Ultimately, the biggest obstacle standing in the way of Africa’s rail renaissance is a lack of money among African governments. Rail projects are extremely capital-intensive – Zambia Railways reckons it will need more than a billion dollars to achieve all of its strategic objectives. So, private investor capital is essential, particularly in the form of PPPs (Private-Public Partnerships), which are most commonly used in railway concessions. However, as Timothy Zalanga, Director of Corporate Planning at the Nigerian Railways Corporation, explained, there are limitations to PPPs – and, contrary to common perception, they do not absolve governments from financial responsibility.
“Rail is extremely capital intensive, so if the investment exceeds the appetite of the private sector, it won’t be of interest to them. Also, governments want to bring in the private sector, but they still want to keep control. And then there are other risk factors such as policy inconsistency and a lot of interference, which is very common in most African countries. These are some of the reasons a lot of PPPs have not succeeded.”
James Holley, CEO of Traxtion Sheltam, which runs one of the largest fleets of mainline locomotives on the continent, agrees. There are many examples of rail concessions in Africa that were designed and run by “some really clever people”, he said, but they eventually ran out of money to make their ventures work.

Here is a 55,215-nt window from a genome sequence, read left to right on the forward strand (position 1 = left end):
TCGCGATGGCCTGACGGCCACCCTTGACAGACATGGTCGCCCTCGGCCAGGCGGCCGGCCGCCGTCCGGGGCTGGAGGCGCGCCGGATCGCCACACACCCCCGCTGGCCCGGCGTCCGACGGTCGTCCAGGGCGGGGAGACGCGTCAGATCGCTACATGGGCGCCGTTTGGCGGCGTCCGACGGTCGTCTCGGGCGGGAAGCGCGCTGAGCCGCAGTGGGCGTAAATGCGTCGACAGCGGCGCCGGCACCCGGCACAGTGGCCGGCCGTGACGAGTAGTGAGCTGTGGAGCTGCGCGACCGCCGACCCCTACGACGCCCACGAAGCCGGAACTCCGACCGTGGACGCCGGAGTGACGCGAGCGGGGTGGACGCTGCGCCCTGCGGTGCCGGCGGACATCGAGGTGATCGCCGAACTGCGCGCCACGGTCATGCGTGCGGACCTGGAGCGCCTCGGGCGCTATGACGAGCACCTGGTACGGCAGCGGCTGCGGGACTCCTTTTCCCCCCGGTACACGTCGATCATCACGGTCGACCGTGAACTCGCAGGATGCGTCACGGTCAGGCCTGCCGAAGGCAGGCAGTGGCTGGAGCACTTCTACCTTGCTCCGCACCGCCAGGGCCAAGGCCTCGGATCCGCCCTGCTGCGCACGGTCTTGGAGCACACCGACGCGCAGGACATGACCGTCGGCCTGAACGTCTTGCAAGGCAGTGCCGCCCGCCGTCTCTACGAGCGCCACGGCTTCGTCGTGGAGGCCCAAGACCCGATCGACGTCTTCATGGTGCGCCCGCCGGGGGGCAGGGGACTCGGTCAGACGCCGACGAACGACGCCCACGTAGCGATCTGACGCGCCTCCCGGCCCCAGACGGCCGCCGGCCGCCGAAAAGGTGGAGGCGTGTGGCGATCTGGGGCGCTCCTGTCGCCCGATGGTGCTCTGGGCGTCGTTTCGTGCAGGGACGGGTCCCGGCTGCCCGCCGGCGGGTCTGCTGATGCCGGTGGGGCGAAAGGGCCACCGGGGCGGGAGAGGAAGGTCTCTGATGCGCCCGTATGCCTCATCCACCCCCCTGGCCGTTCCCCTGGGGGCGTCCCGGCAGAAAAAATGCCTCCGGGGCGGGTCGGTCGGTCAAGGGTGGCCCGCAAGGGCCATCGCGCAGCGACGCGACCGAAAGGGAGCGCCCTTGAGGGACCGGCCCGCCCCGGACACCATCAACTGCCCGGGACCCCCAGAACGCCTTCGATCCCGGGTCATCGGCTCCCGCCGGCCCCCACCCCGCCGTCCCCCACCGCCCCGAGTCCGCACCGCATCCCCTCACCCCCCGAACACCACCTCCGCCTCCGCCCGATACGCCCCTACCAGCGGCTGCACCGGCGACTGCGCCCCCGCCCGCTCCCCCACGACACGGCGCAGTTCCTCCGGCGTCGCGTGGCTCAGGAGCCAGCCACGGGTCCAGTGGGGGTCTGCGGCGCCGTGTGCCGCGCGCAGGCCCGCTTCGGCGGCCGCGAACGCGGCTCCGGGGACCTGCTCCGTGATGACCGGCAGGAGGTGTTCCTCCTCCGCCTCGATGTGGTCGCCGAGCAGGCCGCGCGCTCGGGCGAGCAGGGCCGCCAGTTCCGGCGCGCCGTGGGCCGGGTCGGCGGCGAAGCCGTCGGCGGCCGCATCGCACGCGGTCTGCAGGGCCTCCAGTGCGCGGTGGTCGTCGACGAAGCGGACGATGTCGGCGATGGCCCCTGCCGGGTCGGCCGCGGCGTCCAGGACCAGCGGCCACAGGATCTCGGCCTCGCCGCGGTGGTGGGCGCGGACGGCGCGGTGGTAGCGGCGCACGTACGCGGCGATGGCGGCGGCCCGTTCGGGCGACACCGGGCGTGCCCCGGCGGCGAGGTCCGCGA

So, what does it take to fund, design and operate a world-class rail venture in Africa? Patrick Rusongoza, senior presidential advisor in infrastructure and public works for the Uganda government, had the answer – at least in theory.
It needs to meet customer expectations in a “cost-effective manner”, he said, and adopt principles such as economy (delivered on time and on budget), efficiency at all stages (with the latest technology being applied throughout) and effectiveness (it must serve its intended purpose). Asked to name an African rail project that met these criteria, he said: “Frankly speaking, I cannot give you an example in Africa at the moment.”
A senior African representative, speaking off the record, said the reason for this was corruption by various officials involved in rail projects. Corruption also apparently affects the operation of transportation projects once they are complete. Barbara Mommen, CEO of the Maputo Corridor Logistics Initiative, told the conference forthrightly: “Corruption is endemic on our continent. It figures in every aspect of logistics.”
Nevertheless, the picture is brighter than it seems. Challenges are not insurmountable, as numerous speakers pointed out; they can be solved through cooperation. For example, it was pointed out that Spain’s rail network runs three different gauges, and switching between them does not appear to be a problem. The backward state of much of Africa’s rail infrastructure gives it a unique opportunity to leapfrog straight into the era of autonomous trains and predictive maintenance through the use of data analytics. The limitations of PPPs can be overcome through more creative financial thinking that makes rail ventures attractive to international investors. The presence at the conference of representatives from the world’s major rail suppliers – from America and Europe to China – shows that despite real challenges, they do see opportunity in the longer term.
Zambia Railways’ dream of the country being a regional trade hub that carries tens of millions of tonnes of freight in all directions to ports on the east and west coasts is not impossible; but it will take a lot of work.
See also: On the road again